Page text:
The government of Zambia is executing a new four-year project to help communities near the Lukanga and Bangweulu wetlands in the Central and Luapula provinces of the country.
Drawing on an increasingly valued approach for building climate resilience, termed ecosystem-based adaptation, the project is restoring wetland and forest ecosystems to reduce the vulnerability of local communities to climate change.
Wetlands and forests reduce the impacts of climate change by absorbing excess rainwater into the ground during floods and providing sources of water during droughts. As the ecosystem disappears, so too do these vital climate defenses, and communities become trapped in the constant oscillation between flood and drought.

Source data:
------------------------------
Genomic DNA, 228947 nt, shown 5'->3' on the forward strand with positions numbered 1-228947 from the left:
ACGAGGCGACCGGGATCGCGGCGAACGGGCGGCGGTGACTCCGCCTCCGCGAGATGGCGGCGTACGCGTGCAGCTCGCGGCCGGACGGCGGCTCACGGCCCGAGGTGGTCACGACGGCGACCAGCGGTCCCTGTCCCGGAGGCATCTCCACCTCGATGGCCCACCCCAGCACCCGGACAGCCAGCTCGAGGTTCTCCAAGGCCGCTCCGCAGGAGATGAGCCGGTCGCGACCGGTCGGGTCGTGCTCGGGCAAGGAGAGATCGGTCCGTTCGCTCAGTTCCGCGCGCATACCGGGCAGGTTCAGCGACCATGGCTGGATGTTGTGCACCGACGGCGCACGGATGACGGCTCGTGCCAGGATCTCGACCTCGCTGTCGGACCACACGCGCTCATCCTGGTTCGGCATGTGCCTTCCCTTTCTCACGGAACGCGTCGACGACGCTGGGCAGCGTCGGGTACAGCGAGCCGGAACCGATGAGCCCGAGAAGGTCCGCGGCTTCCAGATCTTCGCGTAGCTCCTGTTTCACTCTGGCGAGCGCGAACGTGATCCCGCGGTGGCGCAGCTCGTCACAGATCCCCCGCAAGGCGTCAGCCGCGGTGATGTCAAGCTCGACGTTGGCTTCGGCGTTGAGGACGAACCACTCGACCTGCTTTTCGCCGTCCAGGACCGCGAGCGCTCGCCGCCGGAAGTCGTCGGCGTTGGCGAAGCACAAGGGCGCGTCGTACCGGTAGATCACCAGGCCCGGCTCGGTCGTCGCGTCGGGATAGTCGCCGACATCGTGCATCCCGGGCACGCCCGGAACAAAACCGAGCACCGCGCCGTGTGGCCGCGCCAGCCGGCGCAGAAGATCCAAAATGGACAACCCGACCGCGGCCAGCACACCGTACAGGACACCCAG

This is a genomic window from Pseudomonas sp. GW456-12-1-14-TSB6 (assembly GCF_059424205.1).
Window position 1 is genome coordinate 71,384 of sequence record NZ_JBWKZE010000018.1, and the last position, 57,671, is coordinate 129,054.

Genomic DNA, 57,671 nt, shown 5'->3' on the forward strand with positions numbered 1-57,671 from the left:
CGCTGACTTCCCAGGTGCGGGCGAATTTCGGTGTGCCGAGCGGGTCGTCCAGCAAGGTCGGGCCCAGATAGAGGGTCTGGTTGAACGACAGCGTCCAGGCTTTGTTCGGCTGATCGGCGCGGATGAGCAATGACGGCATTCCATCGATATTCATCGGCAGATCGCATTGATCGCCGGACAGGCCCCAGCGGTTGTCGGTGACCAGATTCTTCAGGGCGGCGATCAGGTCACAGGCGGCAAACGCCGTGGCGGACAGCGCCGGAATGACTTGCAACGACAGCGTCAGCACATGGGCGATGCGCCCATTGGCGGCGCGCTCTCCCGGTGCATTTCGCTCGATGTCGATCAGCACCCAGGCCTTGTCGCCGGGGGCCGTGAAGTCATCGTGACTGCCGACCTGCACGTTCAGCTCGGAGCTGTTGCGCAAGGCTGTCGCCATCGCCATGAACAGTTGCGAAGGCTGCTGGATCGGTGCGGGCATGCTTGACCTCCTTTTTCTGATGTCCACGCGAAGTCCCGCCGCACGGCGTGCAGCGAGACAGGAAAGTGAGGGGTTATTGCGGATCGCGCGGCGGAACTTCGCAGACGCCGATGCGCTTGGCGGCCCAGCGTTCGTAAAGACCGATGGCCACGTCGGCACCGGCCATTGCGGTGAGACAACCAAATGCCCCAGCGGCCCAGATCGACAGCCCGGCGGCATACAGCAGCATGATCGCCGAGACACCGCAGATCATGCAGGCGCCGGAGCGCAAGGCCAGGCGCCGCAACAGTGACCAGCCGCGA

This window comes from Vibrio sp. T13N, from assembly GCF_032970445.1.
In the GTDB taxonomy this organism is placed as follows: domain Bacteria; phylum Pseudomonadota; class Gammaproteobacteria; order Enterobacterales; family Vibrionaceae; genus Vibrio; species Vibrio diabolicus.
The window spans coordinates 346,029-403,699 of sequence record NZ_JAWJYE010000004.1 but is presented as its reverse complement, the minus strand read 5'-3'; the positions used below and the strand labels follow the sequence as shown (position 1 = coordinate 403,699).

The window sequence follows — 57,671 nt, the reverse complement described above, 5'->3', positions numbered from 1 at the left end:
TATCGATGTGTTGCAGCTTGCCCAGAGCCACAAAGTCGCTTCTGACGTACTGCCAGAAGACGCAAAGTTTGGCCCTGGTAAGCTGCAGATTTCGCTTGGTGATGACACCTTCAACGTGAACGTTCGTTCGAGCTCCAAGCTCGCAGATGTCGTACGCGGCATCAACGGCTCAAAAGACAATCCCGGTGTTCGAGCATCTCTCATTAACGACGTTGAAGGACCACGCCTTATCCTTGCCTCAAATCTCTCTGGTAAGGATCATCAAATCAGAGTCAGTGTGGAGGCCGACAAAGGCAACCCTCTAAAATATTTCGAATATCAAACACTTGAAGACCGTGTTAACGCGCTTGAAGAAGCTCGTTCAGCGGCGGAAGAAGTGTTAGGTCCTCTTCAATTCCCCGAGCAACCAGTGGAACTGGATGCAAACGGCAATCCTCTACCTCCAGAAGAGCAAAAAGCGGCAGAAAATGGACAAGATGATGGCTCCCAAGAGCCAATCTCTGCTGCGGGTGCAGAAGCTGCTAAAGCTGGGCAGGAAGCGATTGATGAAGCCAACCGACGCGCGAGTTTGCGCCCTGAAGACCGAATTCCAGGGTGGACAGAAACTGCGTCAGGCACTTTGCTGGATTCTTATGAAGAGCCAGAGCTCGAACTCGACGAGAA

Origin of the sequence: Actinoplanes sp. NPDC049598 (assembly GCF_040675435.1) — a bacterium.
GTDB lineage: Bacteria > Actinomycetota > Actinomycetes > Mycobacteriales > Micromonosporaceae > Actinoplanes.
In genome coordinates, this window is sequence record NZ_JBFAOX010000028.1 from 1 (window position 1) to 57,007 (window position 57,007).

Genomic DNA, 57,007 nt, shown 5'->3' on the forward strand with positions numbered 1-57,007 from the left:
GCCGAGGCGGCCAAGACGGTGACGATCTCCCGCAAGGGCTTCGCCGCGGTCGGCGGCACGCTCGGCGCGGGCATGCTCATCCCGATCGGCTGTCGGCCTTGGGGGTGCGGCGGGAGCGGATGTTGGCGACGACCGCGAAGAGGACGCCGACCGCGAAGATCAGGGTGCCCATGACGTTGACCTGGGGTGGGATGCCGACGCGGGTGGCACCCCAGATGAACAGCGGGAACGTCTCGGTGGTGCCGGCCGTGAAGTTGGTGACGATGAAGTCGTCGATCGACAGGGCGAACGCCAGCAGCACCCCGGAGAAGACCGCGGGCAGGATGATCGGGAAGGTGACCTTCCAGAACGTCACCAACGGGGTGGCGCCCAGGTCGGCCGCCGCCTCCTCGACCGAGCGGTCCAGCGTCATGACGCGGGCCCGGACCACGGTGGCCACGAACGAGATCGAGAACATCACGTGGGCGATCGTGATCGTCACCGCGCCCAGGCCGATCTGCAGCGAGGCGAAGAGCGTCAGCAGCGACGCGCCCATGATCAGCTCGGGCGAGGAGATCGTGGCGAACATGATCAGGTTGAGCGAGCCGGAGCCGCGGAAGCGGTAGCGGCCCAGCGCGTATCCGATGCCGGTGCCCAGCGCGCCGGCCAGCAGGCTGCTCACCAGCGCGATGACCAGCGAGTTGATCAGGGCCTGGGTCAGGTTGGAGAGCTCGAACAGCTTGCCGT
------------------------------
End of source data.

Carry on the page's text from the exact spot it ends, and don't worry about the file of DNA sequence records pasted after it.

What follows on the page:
“The UN Decade on Ecosystem Restoration was launched last year with the recognition of the multiple benefits that restoring nature brings to communities,” said Jessica Troni, Head of the Climate Change Adaptation Unit at UNEP. “This includes the power of nature in defending and shielding us against the impacts of climate change, and Zambia’s wetlands are a great example of this in action.”
For more information about the project, officially titled Building the Resilience of Local Communities in Zambia through the Introduction of Ecosystem-based Adaptation into Priority Ecosystems, please contact Jessica.Troni@un.org. Learn more about our GEF-supported work in climate change adaptation here.